Britain's energy-hungry steel, chemical and glass industries on Monday urged the government to step in to help as wholesale gas prices spiral, pushing up production costs.
"We use a huge amount of energy, so in terms of electricity we use as much as 850,000 homes; gas -- the equivalent of 400,000 homes," Gareth Stace, the general director of UK Steel, a trade body, told Times Radio.
He said the sector was concerned that rising energy costs could become a steel crisis.
Factories are already being forced to pause production and could be forced to stop working for longer periods, he added.
"Any time energy prices skyrocket like we've seen now, that hits us very very hard," he said.
"Any profits that we might have been making -- because the steel industry globally is doing OK at the moment -- are totally wiped out at the moment with these exorbitant prices."
Business Secretary Kwasi Kwarteng has said he is working with the sectors to identify relief measures, and held meetings with business representatives on Friday.
But industry leaders on Monday urged speedier action.
"We need immediate action," the chief executive of industry body British Glass, Dave Dalton, told BBC radio.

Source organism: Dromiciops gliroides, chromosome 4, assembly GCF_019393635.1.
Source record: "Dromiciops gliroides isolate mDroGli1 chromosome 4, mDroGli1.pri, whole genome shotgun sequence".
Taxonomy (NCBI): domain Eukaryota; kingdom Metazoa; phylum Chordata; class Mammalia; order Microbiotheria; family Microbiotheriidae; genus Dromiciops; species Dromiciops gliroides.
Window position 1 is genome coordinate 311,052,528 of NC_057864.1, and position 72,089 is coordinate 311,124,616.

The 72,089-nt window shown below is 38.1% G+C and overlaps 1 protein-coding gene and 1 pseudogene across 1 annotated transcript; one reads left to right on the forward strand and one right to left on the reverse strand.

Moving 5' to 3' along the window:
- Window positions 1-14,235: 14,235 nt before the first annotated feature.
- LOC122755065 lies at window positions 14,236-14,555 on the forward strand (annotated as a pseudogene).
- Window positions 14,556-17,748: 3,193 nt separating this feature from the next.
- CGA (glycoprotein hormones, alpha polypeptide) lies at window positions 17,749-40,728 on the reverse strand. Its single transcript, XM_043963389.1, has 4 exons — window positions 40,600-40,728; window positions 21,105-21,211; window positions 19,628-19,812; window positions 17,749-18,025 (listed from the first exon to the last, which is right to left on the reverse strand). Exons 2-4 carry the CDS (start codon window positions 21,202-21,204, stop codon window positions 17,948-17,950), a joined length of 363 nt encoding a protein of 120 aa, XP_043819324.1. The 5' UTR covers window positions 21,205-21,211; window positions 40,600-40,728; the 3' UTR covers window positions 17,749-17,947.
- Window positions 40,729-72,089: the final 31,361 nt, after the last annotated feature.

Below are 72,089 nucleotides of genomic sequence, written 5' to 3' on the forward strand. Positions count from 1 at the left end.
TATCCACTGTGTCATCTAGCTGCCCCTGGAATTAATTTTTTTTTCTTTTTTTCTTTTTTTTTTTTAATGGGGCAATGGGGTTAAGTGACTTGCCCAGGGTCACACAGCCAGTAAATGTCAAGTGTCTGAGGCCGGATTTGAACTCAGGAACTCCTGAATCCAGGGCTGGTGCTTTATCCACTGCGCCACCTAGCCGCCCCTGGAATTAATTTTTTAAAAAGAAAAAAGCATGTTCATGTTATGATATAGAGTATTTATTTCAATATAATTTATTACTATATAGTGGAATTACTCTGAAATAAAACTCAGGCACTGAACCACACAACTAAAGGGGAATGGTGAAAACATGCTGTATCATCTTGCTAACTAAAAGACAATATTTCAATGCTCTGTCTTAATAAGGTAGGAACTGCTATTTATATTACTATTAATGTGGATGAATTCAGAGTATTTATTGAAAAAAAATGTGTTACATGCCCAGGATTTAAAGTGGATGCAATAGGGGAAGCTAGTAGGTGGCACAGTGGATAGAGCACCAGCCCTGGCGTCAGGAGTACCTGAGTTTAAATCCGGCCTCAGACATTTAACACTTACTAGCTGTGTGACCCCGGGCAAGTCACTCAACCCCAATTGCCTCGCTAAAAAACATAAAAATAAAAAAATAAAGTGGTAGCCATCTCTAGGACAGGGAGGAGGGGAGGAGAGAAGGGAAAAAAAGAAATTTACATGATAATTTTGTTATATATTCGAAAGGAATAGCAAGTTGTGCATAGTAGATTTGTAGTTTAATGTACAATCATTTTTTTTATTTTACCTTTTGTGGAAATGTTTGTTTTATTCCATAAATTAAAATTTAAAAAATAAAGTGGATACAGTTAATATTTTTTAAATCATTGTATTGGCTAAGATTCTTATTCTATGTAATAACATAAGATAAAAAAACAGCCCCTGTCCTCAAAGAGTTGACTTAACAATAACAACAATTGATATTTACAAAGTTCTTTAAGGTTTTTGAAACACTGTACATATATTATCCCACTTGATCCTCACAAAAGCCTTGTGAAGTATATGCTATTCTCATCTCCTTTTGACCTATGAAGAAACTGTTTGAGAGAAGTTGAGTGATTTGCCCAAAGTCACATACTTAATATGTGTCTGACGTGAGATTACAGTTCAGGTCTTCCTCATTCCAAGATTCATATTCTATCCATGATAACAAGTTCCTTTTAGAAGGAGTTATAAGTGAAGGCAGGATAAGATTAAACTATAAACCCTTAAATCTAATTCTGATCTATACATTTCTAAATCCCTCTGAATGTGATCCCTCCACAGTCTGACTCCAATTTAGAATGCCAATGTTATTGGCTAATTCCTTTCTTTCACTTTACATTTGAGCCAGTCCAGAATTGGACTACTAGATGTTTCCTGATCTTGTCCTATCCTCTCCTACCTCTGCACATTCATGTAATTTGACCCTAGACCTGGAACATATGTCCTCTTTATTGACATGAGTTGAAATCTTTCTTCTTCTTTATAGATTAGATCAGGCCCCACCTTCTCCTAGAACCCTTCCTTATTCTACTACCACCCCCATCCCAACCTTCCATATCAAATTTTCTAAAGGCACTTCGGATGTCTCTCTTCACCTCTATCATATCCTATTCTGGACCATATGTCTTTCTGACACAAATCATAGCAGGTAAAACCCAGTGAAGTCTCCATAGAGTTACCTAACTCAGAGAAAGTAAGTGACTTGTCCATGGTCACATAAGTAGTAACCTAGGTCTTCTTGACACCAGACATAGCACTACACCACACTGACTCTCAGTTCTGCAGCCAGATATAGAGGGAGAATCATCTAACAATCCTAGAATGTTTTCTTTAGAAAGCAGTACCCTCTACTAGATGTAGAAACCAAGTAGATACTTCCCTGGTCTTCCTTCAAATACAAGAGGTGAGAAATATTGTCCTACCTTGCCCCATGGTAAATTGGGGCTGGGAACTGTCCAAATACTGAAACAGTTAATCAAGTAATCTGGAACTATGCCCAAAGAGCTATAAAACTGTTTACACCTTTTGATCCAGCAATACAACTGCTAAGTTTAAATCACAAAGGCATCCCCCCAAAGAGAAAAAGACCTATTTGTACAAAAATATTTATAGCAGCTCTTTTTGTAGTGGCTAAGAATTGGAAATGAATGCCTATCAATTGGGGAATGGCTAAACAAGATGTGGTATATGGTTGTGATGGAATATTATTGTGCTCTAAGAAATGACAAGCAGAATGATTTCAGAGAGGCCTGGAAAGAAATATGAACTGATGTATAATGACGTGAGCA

He downplayed the Friday meeting with Kwarteng, however, saying that it was "very much an introductory one".
UK Steel's Stace said if the government could "provide us with a certain amount of capacity at a competitive price in that short term, that will get us over this energy crisis now".
Another possibility is to reduce compulsory levies that he said are a heavier burden on British companies than on their competitors.
"I can't promise anything as yet," Kwarteng told Sky News on Sunday, insisting the government was "absolutely focused on solving this problem."
His department on Monday said in a statement: "Our priority is to ensure costs are managed and supplies of energy are maintained."
In late September, the gas crisis caused the UK's largest producer of carbon dioxide, fertiliser maker CF Industries, to shut two sites.
This put food supplies at risk since the gas is used for chilling food and in abattoirs.
The government agreed to pay out millions of pounds to restart production and on Monday said it had struck a deal to ensure CO2 supplies to businesses, including the food sector.
Rising wholesale gas prices are also raising fears over heating bills for British consumers in the winter months ahead.
The energy price cap that protects customers has just increased by 12 percent and could go up a further 30 percent next year, according to experts.